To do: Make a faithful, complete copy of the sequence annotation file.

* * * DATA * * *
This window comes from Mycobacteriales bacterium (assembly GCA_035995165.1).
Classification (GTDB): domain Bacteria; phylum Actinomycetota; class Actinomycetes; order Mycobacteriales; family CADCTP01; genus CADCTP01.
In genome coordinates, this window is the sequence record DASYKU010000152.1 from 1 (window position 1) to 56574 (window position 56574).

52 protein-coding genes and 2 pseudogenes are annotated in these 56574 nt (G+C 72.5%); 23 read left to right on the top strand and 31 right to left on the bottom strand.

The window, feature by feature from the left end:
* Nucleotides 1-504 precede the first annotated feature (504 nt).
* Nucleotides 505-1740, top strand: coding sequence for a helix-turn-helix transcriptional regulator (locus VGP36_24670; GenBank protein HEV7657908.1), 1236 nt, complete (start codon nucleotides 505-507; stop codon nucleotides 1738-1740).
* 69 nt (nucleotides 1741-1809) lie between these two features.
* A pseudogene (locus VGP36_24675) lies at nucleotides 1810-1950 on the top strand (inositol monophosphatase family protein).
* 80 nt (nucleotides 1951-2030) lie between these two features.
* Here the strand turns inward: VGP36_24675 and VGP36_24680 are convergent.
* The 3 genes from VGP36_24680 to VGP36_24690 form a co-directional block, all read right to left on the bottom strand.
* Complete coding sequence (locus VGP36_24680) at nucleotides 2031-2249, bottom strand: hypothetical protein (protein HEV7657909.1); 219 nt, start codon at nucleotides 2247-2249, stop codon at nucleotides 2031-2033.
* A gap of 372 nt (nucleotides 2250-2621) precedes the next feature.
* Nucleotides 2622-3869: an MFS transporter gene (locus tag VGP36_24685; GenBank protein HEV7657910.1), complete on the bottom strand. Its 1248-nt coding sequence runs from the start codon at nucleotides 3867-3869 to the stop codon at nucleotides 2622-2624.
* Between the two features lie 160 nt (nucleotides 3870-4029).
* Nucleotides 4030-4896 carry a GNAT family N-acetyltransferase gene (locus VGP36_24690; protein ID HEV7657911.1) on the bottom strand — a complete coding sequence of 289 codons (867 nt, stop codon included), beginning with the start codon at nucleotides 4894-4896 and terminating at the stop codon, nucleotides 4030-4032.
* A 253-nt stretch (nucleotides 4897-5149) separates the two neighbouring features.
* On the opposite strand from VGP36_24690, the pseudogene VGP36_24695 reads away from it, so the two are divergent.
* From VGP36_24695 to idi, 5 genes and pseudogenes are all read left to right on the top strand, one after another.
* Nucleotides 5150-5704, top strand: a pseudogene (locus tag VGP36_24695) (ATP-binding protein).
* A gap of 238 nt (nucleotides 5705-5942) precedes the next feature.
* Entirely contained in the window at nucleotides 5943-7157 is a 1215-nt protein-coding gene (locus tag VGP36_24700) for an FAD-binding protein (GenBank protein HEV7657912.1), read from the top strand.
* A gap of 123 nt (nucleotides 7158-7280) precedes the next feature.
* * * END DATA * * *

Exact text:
This window comes from Mycobacteriales bacterium (assembly GCA_035995165.1).
Classification (GTDB): domain Bacteria; phylum Actinomycetota; class Actinomycetes; order Mycobacteriales; family CADCTP01; genus CADCTP01.
In genome coordinates, this window is the sequence record DASYKU010000152.1 from 1 (window position 1) to 56574 (window position 56574).

52 protein-coding genes and 2 pseudogenes are annotated in these 56574 nt (G+C 72.5%); 23 read left to right on the top strand and 31 right to left on the bottom strand.

The window, feature by feature from the left end:
* Nucleotides 1-504 precede the first annotated feature (504 nt).
* Nucleotides 505-1740, top strand: coding sequence for a helix-turn-helix transcriptional regulator (locus VGP36_24670; GenBank protein HEV7657908.1), 1236 nt, complete (start codon nucleotides 505-507; stop codon nucleotides 1738-1740).
* 69 nt (nucleotides 1741-1809) lie between these two features.
* A pseudogene (locus VGP36_24675) lies at nucleotides 1810-1950 on the top strand (inositol monophosphatase family protein).
* 80 nt (nucleotides 1951-2030) lie between these two features.
* Here the strand turns inward: VGP36_24675 and VGP36_24680 are convergent.
* The 3 genes from VGP36_24680 to VGP36_24690 form a co-directional block, all read right to left on the bottom strand.
* Complete coding sequence (locus VGP36_24680) at nucleotides 2031-2249, bottom strand: hypothetical protein (protein HEV7657909.1); 219 nt, start codon at nucleotides 2247-2249, stop codon at nucleotides 2031-2033.
* A gap of 372 nt (nucleotides 2250-2621) precedes the next feature.
* Nucleotides 2622-3869: an MFS transporter gene (locus tag VGP36_24685; GenBank protein HEV7657910.1), complete on the bottom strand. Its 1248-nt coding sequence runs from the start codon at nucleotides 3867-3869 to the stop codon at nucleotides 2622-2624.
* Between the two features lie 160 nt (nucleotides 3870-4029).
* Nucleotides 4030-4896 carry a GNAT family N-acetyltransferase gene (locus VGP36_24690; protein ID HEV7657911.1) on the bottom strand — a complete coding sequence of 289 codons (867 nt, stop codon included), beginning with the start codon at nucleotides 4894-4896 and terminating at the stop codon, nucleotides 4030-4032.
* A 253-nt stretch (nucleotides 4897-5149) separates the two neighbouring features.
* On the opposite strand from VGP36_24690, the pseudogene VGP36_24695 reads away from it, so the two are divergent.
* From VGP36_24695 to idi, 5 genes and pseudogenes are all read left to right on the top strand, one after another.
* Nucleotides 5150-5704, top strand: a pseudogene (locus tag VGP36_24695) (ATP-binding protein).
* A gap of 238 nt (nucleotides 5705-5942) precedes the next feature.
* Entirely contained in the window at nucleotides 5943-7157 is a 1215-nt protein-coding gene (locus tag VGP36_24700) for an FAD-binding protein (GenBank protein HEV7657912.1), read from the top strand.
* A gap of 123 nt (nucleotides 7158-7280) precedes the next feature.